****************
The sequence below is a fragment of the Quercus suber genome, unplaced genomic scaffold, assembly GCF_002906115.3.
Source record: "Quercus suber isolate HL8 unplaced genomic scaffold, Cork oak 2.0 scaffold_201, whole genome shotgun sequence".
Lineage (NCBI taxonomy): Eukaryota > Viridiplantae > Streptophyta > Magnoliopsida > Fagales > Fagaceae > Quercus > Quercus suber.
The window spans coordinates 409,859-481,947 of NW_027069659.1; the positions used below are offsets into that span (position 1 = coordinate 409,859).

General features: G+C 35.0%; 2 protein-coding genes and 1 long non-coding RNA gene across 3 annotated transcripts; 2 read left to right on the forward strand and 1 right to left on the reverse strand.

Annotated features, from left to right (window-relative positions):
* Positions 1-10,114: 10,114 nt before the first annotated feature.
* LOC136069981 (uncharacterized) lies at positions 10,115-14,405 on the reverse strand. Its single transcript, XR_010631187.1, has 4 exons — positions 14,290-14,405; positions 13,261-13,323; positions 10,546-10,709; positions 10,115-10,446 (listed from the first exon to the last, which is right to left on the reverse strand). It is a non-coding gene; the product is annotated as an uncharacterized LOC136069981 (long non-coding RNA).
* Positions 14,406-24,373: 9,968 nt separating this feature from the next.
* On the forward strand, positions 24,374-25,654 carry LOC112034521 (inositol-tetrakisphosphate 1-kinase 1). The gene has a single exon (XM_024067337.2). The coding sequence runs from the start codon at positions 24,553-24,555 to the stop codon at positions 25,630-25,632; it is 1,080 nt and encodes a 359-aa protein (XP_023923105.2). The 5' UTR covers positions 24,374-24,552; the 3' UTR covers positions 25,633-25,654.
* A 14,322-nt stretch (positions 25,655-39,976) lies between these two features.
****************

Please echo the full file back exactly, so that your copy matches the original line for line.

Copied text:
The sequence below is a fragment of the Quercus suber genome, unplaced genomic scaffold, assembly GCF_002906115.3.
Source record: "Quercus suber isolate HL8 unplaced genomic scaffold, Cork oak 2.0 scaffold_201, whole genome shotgun sequence".
Lineage (NCBI taxonomy): Eukaryota > Viridiplantae > Streptophyta > Magnoliopsida > Fagales > Fagaceae > Quercus > Quercus suber.
The window spans coordinates 409,859-481,947 of NW_027069659.1; the positions used below are offsets into that span (position 1 = coordinate 409,859).

General features: G+C 35.0%; 2 protein-coding genes and 1 long non-coding RNA gene across 3 annotated transcripts; 2 read left to right on the forward strand and 1 right to left on the reverse strand.

Annotated features, from left to right (window-relative positions):
* Positions 1-10,114: 10,114 nt before the first annotated feature.
* LOC136069981 (uncharacterized) lies at positions 10,115-14,405 on the reverse strand. Its single transcript, XR_010631187.1, has 4 exons — positions 14,290-14,405; positions 13,261-13,323; positions 10,546-10,709; positions 10,115-10,446 (listed from the first exon to the last, which is right to left on the reverse strand). It is a non-coding gene; the product is annotated as an uncharacterized LOC136069981 (long non-coding RNA).
* Positions 14,406-24,373: 9,968 nt separating this feature from the next.
* On the forward strand, positions 24,374-25,654 carry LOC112034521 (inositol-tetrakisphosphate 1-kinase 1). The gene has a single exon (XM_024067337.2). The coding sequence runs from the start codon at positions 24,553-24,555 to the stop codon at positions 25,630-25,632; it is 1,080 nt and encodes a 359-aa protein (XP_023923105.2). The 5' UTR covers positions 24,374-24,552; the 3' UTR covers positions 25,633-25,654.
* A 14,322-nt stretch (positions 25,655-39,976) lies between these two features.